Here the land is too steep for WalMart. It is even too steep for suburbs. I used to wonder why anyone would be crazy enough to live on the fault line, much less in a house on poles hanging over a canyon in the woods. Now I know the answer: because we are in Nature. I didn't even discover the full moon in Indiana until I was on a Girl Scout camping trip. Shock and awe: I cast a shadow in the moonlight. I remember it like a movie. My little house was hemmed in by suburban carports and streetlights, cooled by air conditioning with sealed windows, lit by a flickering television rather than a good oak fire. And so, although I left the place of seasons, I have come to the heart of Nature, and it has taught me the meaning of "sacred." And yes, oh yes, there are seasons, and parts of days where everything turns, and phases of the moon and the rising and falling of constellations. I am home.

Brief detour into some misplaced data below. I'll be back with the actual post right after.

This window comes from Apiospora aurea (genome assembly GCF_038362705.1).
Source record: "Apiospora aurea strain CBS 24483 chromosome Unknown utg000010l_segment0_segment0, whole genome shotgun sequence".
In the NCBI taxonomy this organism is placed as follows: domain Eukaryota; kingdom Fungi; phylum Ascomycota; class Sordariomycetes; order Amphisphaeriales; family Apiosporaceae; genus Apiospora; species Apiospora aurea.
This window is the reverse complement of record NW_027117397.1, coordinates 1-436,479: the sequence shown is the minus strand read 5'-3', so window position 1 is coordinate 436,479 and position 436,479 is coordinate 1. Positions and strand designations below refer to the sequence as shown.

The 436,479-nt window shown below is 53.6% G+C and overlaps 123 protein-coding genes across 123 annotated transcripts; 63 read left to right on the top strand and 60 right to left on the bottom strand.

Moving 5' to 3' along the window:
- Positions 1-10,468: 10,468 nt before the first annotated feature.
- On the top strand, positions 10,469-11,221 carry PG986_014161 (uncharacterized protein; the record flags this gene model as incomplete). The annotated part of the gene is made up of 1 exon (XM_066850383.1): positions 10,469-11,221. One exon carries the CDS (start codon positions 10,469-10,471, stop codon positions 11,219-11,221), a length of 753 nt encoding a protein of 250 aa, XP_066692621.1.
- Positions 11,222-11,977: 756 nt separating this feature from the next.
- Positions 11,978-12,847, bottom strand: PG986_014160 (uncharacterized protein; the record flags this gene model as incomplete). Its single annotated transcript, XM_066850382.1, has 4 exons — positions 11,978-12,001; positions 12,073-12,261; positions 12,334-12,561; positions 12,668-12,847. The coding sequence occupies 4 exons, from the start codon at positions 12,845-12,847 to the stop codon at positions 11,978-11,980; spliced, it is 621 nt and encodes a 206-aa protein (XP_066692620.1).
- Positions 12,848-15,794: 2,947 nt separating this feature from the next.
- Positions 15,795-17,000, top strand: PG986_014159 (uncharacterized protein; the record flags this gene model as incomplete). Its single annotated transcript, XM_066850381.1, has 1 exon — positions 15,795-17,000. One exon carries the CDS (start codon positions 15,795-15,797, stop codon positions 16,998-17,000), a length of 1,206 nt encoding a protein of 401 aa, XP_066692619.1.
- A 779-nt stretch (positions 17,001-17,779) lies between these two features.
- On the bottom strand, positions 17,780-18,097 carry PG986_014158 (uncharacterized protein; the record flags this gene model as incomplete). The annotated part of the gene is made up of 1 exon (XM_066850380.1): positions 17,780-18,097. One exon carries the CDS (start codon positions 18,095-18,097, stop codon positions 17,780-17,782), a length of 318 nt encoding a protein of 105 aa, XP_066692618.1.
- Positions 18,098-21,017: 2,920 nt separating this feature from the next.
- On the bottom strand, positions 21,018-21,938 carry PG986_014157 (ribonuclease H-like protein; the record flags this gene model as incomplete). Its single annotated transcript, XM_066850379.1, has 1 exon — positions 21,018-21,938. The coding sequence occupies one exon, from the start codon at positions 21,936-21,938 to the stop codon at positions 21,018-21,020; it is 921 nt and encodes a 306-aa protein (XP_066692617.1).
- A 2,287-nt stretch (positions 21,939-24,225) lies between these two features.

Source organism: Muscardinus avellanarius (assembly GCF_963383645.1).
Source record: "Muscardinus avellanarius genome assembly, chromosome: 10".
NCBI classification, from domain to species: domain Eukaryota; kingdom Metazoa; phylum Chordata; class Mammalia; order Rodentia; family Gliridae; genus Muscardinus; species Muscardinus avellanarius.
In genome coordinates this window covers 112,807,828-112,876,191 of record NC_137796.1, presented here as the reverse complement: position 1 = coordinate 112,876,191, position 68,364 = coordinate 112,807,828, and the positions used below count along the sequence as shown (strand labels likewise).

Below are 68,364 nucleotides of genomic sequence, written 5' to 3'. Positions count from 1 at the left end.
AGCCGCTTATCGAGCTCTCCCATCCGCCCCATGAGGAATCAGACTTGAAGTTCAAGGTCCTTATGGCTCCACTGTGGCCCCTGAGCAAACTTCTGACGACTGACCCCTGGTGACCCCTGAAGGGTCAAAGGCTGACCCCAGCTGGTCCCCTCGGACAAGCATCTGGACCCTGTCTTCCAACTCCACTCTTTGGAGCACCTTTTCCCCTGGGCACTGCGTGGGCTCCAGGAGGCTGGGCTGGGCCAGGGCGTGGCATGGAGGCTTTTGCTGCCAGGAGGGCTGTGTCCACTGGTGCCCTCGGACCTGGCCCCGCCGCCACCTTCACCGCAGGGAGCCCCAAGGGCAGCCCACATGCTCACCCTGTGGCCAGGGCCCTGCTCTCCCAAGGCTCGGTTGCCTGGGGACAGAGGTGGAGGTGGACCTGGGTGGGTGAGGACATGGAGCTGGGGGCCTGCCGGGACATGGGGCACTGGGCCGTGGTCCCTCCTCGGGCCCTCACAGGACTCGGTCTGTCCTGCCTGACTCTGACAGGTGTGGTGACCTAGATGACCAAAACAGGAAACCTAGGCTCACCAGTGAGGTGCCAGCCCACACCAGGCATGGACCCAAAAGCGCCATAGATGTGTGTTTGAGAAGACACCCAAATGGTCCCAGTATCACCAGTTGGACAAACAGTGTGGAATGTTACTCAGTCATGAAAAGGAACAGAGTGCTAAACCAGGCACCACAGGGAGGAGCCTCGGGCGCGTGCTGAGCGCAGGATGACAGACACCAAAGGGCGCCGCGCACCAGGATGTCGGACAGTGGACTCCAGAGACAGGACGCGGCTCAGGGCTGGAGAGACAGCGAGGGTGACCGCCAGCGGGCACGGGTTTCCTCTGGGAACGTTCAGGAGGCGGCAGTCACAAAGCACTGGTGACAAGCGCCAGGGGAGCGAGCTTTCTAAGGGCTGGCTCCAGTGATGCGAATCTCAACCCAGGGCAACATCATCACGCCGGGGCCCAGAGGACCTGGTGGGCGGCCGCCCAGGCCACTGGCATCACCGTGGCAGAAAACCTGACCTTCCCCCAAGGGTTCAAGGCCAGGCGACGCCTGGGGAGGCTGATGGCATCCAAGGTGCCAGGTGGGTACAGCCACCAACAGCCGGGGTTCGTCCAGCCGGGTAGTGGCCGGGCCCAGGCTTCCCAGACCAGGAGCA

Brenda looking out at snow, at Locus VociNow the children are grown, about to fly, and Rob and I remain resolved to stay here, to die here if possible, among these trees and birds and creeks and chuckling quail, as conversations among owls and coyotes cross overhead and chimes call out the shape of the wind. Our great good fortune amazes us, and the world is full of wonder.

Our loved ones are with us this eve
before the hearth, inside the night,
enfolded in a velvet cloak
of comfort, dreaming and delight.

'Though morning sun will draw them forth,
away to chase their destinies
their sweetness still will linger here
within this house, among these trees

and days will lengthen toward the spring,
leaves will bud and vines will climb,
but memories of this good night
will dwell with us, outside of time.

-Yule 2003-